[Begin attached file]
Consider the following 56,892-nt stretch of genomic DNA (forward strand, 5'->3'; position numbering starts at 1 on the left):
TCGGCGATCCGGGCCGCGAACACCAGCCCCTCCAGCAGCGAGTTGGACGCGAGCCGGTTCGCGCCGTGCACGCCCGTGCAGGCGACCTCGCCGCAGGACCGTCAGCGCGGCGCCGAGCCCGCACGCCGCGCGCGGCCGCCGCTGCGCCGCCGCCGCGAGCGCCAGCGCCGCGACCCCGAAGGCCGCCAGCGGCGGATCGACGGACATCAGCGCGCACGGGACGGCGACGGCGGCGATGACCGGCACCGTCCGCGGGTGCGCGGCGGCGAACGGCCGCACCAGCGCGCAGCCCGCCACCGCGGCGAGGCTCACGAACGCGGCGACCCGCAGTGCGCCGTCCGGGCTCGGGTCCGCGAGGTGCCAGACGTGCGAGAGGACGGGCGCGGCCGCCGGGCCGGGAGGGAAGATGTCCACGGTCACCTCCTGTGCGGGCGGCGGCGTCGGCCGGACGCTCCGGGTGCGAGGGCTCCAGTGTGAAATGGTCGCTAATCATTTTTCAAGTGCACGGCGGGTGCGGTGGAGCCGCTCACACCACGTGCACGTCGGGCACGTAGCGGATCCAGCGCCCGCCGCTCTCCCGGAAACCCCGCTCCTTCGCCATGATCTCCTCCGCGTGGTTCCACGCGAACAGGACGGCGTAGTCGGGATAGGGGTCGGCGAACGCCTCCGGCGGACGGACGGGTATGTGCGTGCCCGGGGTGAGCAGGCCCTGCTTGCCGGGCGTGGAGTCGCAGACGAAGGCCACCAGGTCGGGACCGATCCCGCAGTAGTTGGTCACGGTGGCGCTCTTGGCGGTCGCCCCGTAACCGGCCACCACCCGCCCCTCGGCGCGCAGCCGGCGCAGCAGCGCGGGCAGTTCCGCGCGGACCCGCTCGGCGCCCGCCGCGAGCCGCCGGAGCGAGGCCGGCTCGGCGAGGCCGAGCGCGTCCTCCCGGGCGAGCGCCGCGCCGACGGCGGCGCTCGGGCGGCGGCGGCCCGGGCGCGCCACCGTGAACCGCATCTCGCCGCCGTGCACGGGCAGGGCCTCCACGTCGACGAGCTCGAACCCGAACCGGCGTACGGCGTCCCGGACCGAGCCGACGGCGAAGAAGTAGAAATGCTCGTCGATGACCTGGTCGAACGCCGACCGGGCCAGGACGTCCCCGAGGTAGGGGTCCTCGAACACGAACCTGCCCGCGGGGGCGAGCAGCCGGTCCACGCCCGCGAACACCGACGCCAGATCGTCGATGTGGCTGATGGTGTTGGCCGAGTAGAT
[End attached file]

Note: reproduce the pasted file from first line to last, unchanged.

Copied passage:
Consider the following 56,892-nt stretch of genomic DNA (forward strand, 5'->3'; position numbering starts at 1 on the left):
TCGGCGATCCGGGCCGCGAACACCAGCCCCTCCAGCAGCGAGTTGGACGCGAGCCGGTTCGCGCCGTGCACGCCCGTGCAGGCGACCTCGCCGCAGGACCGTCAGCGCGGCGCCGAGCCCGCACGCCGCGCGCGGCCGCCGCTGCGCCGCCGCCGCGAGCGCCAGCGCCGCGACCCCGAAGGCCGCCAGCGGCGGATCGACGGACATCAGCGCGCACGGGACGGCGACGGCGGCGATGACCGGCACCGTCCGCGGGTGCGCGGCGGCGAACGGCCGCACCAGCGCGCAGCCCGCCACCGCGGCGAGGCTCACGAACGCGGCGACCCGCAGTGCGCCGTCCGGGCTCGGGTCCGCGAGGTGCCAGACGTGCGAGAGGACGGGCGCGGCCGCCGGGCCGGGAGGGAAGATGTCCACGGTCACCTCCTGTGCGGGCGGCGGCGTCGGCCGGACGCTCCGGGTGCGAGGGCTCCAGTGTGAAATGGTCGCTAATCATTTTTCAAGTGCACGGCGGGTGCGGTGGAGCCGCTCACACCACGTGCACGTCGGGCACGTAGCGGATCCAGCGCCCGCCGCTCTCCCGGAAACCCCGCTCCTTCGCCATGATCTCCTCCGCGTGGTTCCACGCGAACAGGACGGCGTAGTCGGGATAGGGGTCGGCGAACGCCTCCGGCGGACGGACGGGTATGTGCGTGCCCGGGGTGAGCAGGCCCTGCTTGCCGGGCGTGGAGTCGCAGACGAAGGCCACCAGGTCGGGACCGATCCCGCAGTAGTTGGTCACGGTGGCGCTCTTGGCGGTCGCCCCGTAACCGGCCACCACCCGCCCCTCGGCGCGCAGCCGGCGCAGCAGCGCGGGCAGTTCCGCGCGGACCCGCTCGGCGCCCGCCGCGAGCCGCCGGAGCGAGGCCGGCTCGGCGAGGCCGAGCGCGTCCTCCCGGGCGAGCGCCGCGCCGACGGCGGCGCTCGGGCGGCGGCGGCCCGGGCGCGCCACCGTGAACCGCATCTCGCCGCCGTGCACGGGCAGGGCCTCCACGTCGACGAGCTCGAACCCGAACCGGCGTACGGCGTCCCGGACCGAGCCGACGGCGAAGAAGTAGAAATGCTCGTCGATGACCTGGTCGAACGCCGACCGGGCCAGGACGTCCCCGAGGTAGGGGTCCTCGAACACGAACCTGCCCGCGGGGGCGAGCAGCCGGTCCACGCCCGCGAACACCGACGCCAGATCGTCGATGTGGCTGATGGTGTTGGCCGAGTAGAT